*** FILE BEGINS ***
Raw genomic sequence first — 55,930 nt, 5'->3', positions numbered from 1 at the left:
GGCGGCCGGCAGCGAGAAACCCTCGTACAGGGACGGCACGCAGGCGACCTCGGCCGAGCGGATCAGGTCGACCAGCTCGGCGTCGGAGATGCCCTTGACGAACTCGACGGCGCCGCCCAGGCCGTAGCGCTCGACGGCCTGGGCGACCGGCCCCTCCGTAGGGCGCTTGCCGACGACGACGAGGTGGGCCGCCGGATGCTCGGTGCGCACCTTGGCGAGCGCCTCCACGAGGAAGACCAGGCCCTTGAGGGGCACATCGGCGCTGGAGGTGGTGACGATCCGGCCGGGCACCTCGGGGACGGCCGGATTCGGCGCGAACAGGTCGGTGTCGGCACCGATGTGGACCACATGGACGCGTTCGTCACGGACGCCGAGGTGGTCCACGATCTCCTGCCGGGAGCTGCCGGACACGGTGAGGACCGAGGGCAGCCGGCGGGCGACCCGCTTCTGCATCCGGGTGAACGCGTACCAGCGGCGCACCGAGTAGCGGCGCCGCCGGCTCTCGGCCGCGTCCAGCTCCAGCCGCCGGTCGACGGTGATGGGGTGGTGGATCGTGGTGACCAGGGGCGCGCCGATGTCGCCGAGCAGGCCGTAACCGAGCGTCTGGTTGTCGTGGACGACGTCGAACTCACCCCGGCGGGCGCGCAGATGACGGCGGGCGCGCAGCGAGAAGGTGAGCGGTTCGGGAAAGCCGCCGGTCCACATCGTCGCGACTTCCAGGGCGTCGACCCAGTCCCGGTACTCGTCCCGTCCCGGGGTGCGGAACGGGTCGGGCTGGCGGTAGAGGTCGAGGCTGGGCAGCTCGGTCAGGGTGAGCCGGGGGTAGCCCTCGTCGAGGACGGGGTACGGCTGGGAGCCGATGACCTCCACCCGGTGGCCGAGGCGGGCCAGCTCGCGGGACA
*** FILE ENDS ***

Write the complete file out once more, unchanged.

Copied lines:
Raw genomic sequence first — 55,930 nt, 5'->3', positions numbered from 1 at the left:
GGCGGCCGGCAGCGAGAAACCCTCGTACAGGGACGGCACGCAGGCGACCTCGGCCGAGCGGATCAGGTCGACCAGCTCGGCGTCGGAGATGCCCTTGACGAACTCGACGGCGCCGCCCAGGCCGTAGCGCTCGACGGCCTGGGCGACCGGCCCCTCCGTAGGGCGCTTGCCGACGACGACGAGGTGGGCCGCCGGATGCTCGGTGCGCACCTTGGCGAGCGCCTCCACGAGGAAGACCAGGCCCTTGAGGGGCACATCGGCGCTGGAGGTGGTGACGATCCGGCCGGGCACCTCGGGGACGGCCGGATTCGGCGCGAACAGGTCGGTGTCGGCACCGATGTGGACCACATGGACGCGTTCGTCACGGACGCCGAGGTGGTCCACGATCTCCTGCCGGGAGCTGCCGGACACGGTGAGGACCGAGGGCAGCCGGCGGGCGACCCGCTTCTGCATCCGGGTGAACGCGTACCAGCGGCGCACCGAGTAGCGGCGCCGCCGGCTCTCGGCCGCGTCCAGCTCCAGCCGCCGGTCGACGGTGATGGGGTGGTGGATCGTGGTGACCAGGGGCGCGCCGATGTCGCCGAGCAGGCCGTAACCGAGCGTCTGGTTGTCGTGGACGACGTCGAACTCACCCCGGCGGGCGCGCAGATGACGGCGGGCGCGCAGCGAGAAGGTGAGCGGTTCGGGAAAGCCGCCGGTCCACATCGTCGCGACTTCCAGGGCGTCGACCCAGTCCCGGTACTCGTCCCGTCCCGGGGTGCGGAACGGGTCGGGCTGGCGGTAGAGGTCGAGGCTGGGCAGCTCGGTCAGGGTGAGCCGGGGGTAGCCCTCGTCGAGGACGGGGTACGGCTGGGAGCCGATGACCTCCACCCGGTGGCCGAGGCGGGCCAGCTCGCGGGACA